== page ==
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Thu, Feb 10


Virtual Artist Q&A

Artist Q&A with Lauren Baccus & Ibtisam Zaman

Ask a resident artist: questions welcome!

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Artist Q&A with Lauren Baccus & Ibtisam Zaman
Artist Q&A with Lauren Baccus & Ibtisam Zaman

Time & Location

Feb 10, 2022, 7:00 PM – 8:30 PM EST

Virtual Artist Q&A

About the Event

Listen to artists and current residents Lauren Baccus and Ibtisam Zaman discuss their work and experiences at the Peter Bullough Foundation artist residency. Hear briefly from the PBF's executive director, Katie Mooney Buzby, and archive manager and photographer, Jeffrey Albright. Questions are encouraged; if you'd like to send any in ahead of the event, please reach out to

To find out more about our artists... 

Lauren Baccus is a textile artist and researcher whose work centers around the construction of Caribbean identity and womanhood through textile and costume. She is strongly influenced by masquerade and the region’s legacy of resistance and storytelling through cloth and clothing. Her most recent project, Salt and Aloes, is an archive of Caribbean material culture over the past century. She is currently completing a Masters in Textiles and Material Culture from the University of Nebraska, Lincoln.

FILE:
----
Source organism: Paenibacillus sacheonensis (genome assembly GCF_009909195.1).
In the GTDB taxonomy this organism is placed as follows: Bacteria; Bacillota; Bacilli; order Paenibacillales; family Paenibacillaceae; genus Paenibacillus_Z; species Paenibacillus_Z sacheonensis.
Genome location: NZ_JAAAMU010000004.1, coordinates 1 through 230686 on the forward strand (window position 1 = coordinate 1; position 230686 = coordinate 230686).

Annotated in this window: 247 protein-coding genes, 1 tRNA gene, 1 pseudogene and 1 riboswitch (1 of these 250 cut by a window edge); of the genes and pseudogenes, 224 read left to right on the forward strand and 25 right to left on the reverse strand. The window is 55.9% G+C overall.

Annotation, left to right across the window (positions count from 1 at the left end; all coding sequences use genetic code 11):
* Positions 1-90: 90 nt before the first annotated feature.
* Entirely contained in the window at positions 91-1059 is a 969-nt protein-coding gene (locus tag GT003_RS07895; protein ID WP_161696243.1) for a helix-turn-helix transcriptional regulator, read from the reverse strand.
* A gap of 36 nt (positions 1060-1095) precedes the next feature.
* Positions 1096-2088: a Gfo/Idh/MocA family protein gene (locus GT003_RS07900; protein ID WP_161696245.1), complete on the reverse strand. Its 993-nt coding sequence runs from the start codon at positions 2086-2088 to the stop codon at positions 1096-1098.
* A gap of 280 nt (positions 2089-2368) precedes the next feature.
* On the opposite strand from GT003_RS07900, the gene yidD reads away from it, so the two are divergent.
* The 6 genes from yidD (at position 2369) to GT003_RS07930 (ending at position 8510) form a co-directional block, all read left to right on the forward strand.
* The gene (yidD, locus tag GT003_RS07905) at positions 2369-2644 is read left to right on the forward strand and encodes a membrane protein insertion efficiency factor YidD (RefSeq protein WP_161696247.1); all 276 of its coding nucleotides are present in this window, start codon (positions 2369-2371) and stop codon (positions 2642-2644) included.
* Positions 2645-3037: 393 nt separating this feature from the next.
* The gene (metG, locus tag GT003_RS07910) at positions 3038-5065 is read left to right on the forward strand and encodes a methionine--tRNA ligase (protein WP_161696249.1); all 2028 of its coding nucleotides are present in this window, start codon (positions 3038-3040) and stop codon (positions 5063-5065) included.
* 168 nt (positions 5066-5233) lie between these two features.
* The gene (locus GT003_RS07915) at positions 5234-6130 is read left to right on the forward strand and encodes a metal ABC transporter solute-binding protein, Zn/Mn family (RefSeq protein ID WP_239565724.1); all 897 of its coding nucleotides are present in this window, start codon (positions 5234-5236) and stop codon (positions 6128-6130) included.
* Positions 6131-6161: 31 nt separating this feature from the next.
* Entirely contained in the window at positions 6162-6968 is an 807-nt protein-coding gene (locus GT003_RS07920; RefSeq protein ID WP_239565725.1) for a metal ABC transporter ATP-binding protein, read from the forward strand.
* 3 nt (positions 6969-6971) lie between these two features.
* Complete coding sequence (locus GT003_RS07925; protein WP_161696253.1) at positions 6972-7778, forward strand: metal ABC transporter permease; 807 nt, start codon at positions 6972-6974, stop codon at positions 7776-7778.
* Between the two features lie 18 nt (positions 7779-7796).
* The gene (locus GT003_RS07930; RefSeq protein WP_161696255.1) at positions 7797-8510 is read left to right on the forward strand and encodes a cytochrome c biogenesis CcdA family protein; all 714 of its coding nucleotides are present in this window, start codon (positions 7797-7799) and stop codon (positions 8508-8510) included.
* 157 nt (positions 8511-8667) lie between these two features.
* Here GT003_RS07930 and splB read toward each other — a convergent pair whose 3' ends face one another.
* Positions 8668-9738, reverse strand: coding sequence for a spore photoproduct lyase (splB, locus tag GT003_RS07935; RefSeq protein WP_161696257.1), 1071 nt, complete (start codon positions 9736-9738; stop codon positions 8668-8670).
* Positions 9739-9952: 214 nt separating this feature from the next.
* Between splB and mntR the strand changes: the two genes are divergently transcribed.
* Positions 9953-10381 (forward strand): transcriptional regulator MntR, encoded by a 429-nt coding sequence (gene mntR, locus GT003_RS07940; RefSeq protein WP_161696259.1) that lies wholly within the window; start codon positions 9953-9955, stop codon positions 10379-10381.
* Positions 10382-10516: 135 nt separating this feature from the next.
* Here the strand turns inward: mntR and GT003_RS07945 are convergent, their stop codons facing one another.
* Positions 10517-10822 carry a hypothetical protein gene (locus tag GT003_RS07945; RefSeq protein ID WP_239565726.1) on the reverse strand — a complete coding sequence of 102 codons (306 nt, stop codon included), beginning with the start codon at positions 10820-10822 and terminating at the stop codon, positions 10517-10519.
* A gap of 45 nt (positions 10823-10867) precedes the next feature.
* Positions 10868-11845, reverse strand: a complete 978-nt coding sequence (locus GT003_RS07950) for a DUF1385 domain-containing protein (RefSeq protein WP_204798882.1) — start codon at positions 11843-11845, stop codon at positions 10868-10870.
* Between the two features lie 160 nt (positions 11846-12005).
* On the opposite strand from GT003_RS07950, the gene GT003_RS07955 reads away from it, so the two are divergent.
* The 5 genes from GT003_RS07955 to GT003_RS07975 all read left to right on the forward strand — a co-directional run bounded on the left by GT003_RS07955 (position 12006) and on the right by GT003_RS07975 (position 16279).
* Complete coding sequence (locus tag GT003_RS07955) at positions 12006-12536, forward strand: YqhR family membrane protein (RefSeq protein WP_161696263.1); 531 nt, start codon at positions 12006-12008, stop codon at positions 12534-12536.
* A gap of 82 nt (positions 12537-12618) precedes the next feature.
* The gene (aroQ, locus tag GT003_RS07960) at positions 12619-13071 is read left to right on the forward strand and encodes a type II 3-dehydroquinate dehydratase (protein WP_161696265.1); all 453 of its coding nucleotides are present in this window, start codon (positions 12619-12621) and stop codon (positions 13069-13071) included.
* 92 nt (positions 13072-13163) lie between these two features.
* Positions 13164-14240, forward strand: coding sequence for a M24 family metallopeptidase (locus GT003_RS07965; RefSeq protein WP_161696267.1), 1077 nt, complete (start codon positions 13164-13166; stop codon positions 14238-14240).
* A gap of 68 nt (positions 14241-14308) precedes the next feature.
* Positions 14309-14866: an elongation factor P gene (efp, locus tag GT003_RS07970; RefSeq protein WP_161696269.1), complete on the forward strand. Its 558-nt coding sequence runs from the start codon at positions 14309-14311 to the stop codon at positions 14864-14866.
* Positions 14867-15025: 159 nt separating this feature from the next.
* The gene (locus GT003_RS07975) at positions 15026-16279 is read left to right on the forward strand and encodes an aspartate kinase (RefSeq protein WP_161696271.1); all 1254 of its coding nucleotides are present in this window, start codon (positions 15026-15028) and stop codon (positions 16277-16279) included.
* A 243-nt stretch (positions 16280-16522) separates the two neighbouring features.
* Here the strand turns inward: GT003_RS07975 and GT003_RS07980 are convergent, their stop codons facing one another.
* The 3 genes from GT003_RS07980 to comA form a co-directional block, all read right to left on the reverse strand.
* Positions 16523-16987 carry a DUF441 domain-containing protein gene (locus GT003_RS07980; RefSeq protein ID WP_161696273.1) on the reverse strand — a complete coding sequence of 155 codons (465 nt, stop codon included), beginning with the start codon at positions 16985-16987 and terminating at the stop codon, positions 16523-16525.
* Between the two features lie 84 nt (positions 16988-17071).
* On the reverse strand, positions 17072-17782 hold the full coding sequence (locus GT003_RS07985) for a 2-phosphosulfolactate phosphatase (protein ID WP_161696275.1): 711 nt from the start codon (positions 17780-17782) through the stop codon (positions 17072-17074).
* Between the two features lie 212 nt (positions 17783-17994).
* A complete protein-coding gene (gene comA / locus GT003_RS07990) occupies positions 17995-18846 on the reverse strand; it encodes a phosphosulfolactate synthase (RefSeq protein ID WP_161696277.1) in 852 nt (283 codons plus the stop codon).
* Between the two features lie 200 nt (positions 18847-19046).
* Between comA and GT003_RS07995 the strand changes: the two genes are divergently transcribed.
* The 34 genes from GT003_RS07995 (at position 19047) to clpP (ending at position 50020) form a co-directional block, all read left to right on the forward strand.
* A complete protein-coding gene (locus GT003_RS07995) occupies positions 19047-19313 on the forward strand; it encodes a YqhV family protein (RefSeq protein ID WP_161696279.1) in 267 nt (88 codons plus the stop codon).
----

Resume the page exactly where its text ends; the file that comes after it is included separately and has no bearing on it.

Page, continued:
Ibtisam Zaman is a young multidisciplinary artist who focuses on painting traditional and narrative portraiture, still life subjects, and abstract expressions. Her work is inspired by Persian Islamic geometric art, Indian classical art, surrealism, modern realism, and abstract expressionism. At age six, she moved from Tulsa, Oklahoma to England, followed by the UAE. Her mother made the decision shortly after 9/11 to escape the violence that Muslims and BIPOC are still facing today. By thirteen, she had lived in both the UAE and India for nine years, where she became a multilingual outsider. Says Zaman, "my skin tone and fluency gave me access to communities willing to accept me for my external features, but not the hidden identities I carry." She creates to clarify the ambiguity of far and near places; to humanise identities of people regardless of ethnicity, education, sexuality, or gender. In her paintings, lie the struggle against injustice and the prayer for a brighter tomorrow.  She holds and heals communities through her painting expression and process. This work is her determination for truth, empowerment, and liberation. As a Black, lesbian, multilingual, and intersectional feminist in an art world designed by and for white, heteronormative-masculinity, she owns the tools to create this political work. This is her purpose as an artist.

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